The window was always glued down. You knew that.
I am sorry about the lump I left in your throat.
It was the latest joke someone sent me from another state.
. . . Perhaps you would like to shift your flippers a bit,
make yourself more pungent than a fist clinging
to the grains of its last silver collar.
. . . How would I know what kind of rust coats the inside of my dome?
You were always the expert on the proper insect retrieval systems,
the necessary buzz tones to pendulum through the hair.
. . .Don't talk to me like I am some style of perishable food
and you are the only minimum page burner around here.
I have all rinds of dirt. You want to tree some up or what.
Sonar finally brought them through the last truculent gates.
Why do they bang like that if they are not yours to keep.
If you want to lease me, go ahead and cry. You little parking lot.

In Yau's hands, "parking lot" has become an endearment, much like the private pet names lovers often have for each other.

Other poems by Yau may be like abstract paintings where the images offer spaces that the viewer personalizes with an emotional response, such as these words from the poem "Peter Lorre Dreams He Is the Third Reincarnation of a Geisha": I want my neck to be licked by a cloud, my eyes to snow. The incense of winter's lengthening shadows leaves its spoon of ashes by my pillow. The tea grows cold. The temple bell is silent, a pile of shoes and limbs growing beside the door. Mount the onyx crutches on the brocade wall, O hill of foolish straw, O devastated dreamer.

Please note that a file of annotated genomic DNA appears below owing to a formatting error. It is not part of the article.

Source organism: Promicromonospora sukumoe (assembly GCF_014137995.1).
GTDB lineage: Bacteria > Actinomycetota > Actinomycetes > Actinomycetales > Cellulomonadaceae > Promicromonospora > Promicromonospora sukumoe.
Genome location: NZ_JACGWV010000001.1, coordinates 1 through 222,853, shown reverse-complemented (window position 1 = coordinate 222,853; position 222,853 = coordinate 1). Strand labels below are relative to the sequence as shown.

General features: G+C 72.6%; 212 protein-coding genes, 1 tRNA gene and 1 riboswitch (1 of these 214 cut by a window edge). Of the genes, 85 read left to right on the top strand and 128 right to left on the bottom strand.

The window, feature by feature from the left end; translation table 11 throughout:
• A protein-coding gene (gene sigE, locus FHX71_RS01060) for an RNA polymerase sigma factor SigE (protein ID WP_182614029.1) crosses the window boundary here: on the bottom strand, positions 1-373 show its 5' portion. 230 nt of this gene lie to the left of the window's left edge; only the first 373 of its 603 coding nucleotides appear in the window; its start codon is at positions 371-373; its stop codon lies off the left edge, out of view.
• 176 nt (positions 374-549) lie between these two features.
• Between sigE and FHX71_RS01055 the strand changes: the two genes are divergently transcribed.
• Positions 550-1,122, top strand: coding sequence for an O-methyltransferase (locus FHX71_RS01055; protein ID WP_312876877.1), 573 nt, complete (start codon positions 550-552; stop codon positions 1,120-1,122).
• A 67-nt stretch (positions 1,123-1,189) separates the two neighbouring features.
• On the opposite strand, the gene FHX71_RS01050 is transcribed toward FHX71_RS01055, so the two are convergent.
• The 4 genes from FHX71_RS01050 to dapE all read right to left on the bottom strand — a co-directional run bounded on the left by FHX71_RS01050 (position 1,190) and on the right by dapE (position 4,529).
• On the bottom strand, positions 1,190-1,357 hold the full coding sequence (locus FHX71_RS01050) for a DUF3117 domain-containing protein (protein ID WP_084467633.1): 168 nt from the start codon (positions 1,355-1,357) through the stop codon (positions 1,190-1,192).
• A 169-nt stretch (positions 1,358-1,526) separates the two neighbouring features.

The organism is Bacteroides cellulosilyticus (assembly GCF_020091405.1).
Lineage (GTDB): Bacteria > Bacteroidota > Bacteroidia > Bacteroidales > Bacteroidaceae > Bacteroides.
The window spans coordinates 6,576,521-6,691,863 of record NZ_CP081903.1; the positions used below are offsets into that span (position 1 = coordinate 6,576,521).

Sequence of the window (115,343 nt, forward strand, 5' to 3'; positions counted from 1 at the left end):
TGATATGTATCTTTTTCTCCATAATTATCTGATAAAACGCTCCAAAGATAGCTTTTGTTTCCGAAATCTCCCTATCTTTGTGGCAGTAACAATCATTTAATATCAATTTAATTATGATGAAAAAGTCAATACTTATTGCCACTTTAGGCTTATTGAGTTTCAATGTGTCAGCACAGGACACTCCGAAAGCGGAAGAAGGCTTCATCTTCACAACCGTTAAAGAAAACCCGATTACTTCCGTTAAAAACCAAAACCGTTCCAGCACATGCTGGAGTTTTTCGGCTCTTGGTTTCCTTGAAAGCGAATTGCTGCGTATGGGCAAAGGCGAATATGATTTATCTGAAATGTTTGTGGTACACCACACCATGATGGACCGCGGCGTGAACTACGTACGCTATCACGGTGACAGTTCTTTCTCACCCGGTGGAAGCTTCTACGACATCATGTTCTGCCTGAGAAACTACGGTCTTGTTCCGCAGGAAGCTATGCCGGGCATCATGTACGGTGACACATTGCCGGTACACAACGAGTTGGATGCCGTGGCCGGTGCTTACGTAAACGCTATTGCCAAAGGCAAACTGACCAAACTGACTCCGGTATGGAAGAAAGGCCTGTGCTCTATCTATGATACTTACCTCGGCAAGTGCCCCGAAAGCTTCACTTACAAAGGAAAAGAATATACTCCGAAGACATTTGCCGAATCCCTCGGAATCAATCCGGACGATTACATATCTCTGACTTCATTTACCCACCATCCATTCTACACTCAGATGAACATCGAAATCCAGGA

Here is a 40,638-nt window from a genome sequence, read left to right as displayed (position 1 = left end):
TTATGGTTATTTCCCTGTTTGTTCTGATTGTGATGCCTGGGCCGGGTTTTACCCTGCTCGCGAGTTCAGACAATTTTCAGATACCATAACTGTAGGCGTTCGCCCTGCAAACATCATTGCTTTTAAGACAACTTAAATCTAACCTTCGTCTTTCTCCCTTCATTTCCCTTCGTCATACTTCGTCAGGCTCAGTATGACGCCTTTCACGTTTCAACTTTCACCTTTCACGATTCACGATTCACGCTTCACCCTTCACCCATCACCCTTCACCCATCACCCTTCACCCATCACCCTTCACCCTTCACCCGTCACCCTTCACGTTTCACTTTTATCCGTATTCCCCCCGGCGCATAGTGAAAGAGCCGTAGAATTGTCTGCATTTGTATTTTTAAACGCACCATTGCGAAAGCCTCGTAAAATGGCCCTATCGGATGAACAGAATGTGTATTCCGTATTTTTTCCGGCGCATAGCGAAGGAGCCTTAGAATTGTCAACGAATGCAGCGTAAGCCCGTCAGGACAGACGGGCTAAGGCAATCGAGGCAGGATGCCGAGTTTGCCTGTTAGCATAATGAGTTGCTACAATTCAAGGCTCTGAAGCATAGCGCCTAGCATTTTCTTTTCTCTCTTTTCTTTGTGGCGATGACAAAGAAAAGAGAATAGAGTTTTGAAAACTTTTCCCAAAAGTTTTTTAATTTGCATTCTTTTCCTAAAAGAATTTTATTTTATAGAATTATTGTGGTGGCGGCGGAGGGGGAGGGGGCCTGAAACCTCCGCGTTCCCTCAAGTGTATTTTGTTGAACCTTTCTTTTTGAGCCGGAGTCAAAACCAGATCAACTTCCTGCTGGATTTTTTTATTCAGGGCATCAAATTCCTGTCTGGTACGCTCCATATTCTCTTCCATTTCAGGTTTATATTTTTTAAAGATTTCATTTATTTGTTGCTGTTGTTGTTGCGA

Yau's writing methodologies and their significances are intriguing as well as intriguingly holistic. For instance, he is influenced by surrealism, and it is synchronistic that Yau -- who, as an essayist, also writes on socio-political issues -- is conscious and appreciative that, among modernist movements, surrealists were the ones who openly accepted people of color. Also, Yau's wish to get away from the "I" reflects his dissatisfaction with how both modern and postmodern poets have addressed issues of identity (he once posed the question, "Why is the author dead at a point when demographics have changed such that all these people who were once marginalized and silenced (e.g. minorities) can now talk"?). Yet the poetics would not be as interesting if Yau's poetry did not touch the reader. Yau does not write poetry as a conceptualist -- like a visual artist might relegate a philosophical treatise to a blank canvas or an empty frame backed up against the wall (at least, not after such have been done the first time). Yau's poems still sing, still soar like the music of Miles Davis whom he admires, as this excerpt shows from "Angel Atrapado XXII":